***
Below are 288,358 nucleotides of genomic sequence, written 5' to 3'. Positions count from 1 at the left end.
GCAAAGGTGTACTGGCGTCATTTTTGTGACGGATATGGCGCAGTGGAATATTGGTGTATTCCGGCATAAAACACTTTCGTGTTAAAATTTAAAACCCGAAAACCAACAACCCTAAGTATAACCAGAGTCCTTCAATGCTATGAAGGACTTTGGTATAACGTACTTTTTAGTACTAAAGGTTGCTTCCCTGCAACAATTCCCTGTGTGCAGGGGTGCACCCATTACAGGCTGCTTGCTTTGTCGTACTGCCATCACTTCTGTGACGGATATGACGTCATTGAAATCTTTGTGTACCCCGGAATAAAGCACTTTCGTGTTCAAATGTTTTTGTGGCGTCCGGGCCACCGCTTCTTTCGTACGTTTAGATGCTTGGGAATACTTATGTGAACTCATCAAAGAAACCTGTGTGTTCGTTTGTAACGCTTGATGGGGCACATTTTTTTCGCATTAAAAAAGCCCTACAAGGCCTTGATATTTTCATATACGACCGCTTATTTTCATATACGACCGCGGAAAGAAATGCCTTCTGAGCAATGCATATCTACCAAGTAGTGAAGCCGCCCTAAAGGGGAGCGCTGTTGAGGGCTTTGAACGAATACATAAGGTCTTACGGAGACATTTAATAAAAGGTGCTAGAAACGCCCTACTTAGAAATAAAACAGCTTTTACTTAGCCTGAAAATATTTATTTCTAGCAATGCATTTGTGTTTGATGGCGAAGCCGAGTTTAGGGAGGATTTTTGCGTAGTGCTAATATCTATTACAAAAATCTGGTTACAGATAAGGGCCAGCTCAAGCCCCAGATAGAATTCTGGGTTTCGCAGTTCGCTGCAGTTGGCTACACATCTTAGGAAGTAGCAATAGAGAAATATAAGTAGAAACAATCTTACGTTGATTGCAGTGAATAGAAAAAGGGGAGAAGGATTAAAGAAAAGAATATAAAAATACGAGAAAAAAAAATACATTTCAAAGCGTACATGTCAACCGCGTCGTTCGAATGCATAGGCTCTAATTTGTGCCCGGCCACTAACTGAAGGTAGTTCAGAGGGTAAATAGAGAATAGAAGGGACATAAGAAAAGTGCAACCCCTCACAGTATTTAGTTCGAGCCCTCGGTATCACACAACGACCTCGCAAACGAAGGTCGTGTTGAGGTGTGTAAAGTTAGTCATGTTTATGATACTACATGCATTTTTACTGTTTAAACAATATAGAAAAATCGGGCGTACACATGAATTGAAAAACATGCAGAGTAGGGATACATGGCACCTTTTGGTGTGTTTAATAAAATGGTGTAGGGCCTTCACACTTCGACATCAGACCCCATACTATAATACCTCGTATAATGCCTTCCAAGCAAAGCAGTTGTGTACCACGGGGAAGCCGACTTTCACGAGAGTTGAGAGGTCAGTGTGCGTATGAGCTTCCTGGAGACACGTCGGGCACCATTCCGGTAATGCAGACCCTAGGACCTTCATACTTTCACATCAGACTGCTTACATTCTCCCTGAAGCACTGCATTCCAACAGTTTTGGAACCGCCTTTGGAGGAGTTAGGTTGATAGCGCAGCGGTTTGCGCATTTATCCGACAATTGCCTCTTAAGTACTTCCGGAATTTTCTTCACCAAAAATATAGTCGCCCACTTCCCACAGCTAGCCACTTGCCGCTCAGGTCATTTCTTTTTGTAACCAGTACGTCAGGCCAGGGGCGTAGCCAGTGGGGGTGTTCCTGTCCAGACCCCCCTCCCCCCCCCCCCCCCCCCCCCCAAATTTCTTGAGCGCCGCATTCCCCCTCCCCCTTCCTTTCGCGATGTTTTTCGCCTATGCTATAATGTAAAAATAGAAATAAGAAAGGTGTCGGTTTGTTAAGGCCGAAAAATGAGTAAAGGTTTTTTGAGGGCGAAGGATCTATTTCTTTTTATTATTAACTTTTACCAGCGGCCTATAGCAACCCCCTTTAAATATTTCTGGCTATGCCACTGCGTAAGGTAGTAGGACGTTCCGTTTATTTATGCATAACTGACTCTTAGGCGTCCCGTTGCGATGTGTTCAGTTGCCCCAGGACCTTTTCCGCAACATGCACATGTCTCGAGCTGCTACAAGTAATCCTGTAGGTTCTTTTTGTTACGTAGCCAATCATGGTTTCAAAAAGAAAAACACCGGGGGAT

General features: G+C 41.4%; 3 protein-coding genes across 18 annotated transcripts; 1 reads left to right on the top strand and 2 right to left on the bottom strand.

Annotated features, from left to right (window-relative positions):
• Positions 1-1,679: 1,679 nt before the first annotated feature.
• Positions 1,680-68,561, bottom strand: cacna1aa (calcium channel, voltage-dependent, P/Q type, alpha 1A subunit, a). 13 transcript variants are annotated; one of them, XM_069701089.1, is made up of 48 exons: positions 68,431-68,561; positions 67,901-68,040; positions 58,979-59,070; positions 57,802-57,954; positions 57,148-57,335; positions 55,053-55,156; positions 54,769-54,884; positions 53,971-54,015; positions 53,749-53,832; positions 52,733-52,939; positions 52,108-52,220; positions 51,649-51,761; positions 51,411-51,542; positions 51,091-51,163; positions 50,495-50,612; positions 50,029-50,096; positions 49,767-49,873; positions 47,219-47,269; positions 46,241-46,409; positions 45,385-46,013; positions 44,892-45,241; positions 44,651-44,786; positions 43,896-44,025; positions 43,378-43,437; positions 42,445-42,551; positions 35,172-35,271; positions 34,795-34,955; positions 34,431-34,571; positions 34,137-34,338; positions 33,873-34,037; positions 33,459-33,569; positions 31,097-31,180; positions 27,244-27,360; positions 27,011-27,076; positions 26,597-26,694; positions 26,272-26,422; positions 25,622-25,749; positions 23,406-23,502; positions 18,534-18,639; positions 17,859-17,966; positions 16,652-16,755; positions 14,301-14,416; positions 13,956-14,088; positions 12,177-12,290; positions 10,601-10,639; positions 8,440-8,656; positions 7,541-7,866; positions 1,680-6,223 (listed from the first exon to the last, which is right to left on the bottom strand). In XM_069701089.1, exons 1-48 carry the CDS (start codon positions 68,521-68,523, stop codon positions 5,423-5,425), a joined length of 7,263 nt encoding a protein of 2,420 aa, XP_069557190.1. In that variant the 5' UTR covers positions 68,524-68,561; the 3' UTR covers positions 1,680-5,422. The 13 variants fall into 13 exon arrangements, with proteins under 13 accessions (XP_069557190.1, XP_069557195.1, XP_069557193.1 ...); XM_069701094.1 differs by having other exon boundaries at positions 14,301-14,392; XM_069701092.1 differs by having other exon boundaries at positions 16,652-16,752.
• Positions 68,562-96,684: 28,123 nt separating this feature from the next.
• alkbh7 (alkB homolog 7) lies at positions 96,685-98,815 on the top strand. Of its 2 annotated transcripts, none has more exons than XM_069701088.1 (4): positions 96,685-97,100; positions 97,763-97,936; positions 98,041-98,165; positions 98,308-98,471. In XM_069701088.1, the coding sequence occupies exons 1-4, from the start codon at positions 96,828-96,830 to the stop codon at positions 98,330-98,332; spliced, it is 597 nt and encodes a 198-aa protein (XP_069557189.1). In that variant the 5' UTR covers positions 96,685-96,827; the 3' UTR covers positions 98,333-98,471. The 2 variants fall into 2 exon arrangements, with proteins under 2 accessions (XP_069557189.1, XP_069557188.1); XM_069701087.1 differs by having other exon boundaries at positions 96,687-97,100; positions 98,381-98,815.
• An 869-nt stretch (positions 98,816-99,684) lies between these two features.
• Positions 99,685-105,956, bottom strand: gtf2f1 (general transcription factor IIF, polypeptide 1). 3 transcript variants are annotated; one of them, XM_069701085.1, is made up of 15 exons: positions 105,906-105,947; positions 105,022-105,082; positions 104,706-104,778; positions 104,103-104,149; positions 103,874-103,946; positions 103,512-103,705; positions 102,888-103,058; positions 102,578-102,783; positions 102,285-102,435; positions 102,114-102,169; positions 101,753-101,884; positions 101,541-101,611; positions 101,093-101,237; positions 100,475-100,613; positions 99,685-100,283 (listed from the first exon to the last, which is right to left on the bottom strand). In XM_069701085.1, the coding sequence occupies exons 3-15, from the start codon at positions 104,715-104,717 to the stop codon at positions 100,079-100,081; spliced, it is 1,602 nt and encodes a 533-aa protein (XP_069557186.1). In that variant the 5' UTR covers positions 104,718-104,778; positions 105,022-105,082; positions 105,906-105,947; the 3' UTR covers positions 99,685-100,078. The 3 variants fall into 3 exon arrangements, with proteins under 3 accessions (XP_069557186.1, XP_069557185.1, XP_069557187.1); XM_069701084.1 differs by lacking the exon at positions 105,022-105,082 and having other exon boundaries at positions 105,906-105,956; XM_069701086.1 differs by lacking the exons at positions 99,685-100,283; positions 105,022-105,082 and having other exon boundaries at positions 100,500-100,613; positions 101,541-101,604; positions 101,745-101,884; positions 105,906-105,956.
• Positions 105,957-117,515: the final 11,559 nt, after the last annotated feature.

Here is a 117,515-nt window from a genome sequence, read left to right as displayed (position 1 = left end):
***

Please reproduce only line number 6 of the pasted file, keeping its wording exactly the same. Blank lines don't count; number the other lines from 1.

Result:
• Positions 1,680-68,561, bottom strand: cacna1aa (calcium channel, voltage-dependent, P/Q type, alpha 1A subunit, a). 13 transcript variants are annotated; one of them, XM_069701089.1, is made up of 48 exons: positions 68,431-68,561; positions 67,901-68,040; positions 58,979-59,070; positions 57,802-57,954; positions 57,148-57,335; positions 55,053-55,156; positions 54,769-54,884; positions 53,971-54,015; positions 53,749-53,832; positions 52,733-52,939; positions 52,108-52,220; positions 51,649-51,761; positions 51,411-51,542; positions 51,091-51,163; positions 50,495-50,612; positions 50,029-50,096; positions 49,767-49,873; positions 47,219-47,269; positions 46,241-46,409; positions 45,385-46,013; positions 44,892-45,241; positions 44,651-44,786; positions 43,896-44,025; positions 43,378-43,437; positions 42,445-42,551; positions 35,172-35,271; positions 34,795-34,955; positions 34,431-34,571; positions 34,137-34,338; positions 33,873-34,037; positions 33,459-33,569; positions 31,097-31,180; positions 27,244-27,360; positions 27,011-27,076; positions 26,597-26,694; positions 26,272-26,422; positions 25,622-25,749; positions 23,406-23,502; positions 18,534-18,639; positions 17,859-17,966; positions 16,652-16,755; positions 14,301-14,416; positions 13,956-14,088; positions 12,177-12,290; positions 10,601-10,639; positions 8,440-8,656; positions 7,541-7,866; positions 1,680-6,223 (listed from the first exon to the last, which is right to left on the bottom strand). In XM_069701089.1, exons 1-48 carry the CDS (start codon positions 68,521-68,523, stop codon positions 5,423-5,425), a joined length of 7,263 nt encoding a protein of 2,420 aa, XP_069557190.1. In that variant the 5' UTR covers positions 68,524-68,561; the 3' UTR covers positions 1,680-5,422. The 13 variants fall into 13 exon arrangements, with proteins under 13 accessions (XP_069557190.1, XP_069557195.1, XP_069557193.1 ...); XM_069701094.1 differs by having other exon boundaries at positions 14,301-14,392; XM_069701092.1 differs by having other exon boundaries at positions 16,652-16,752.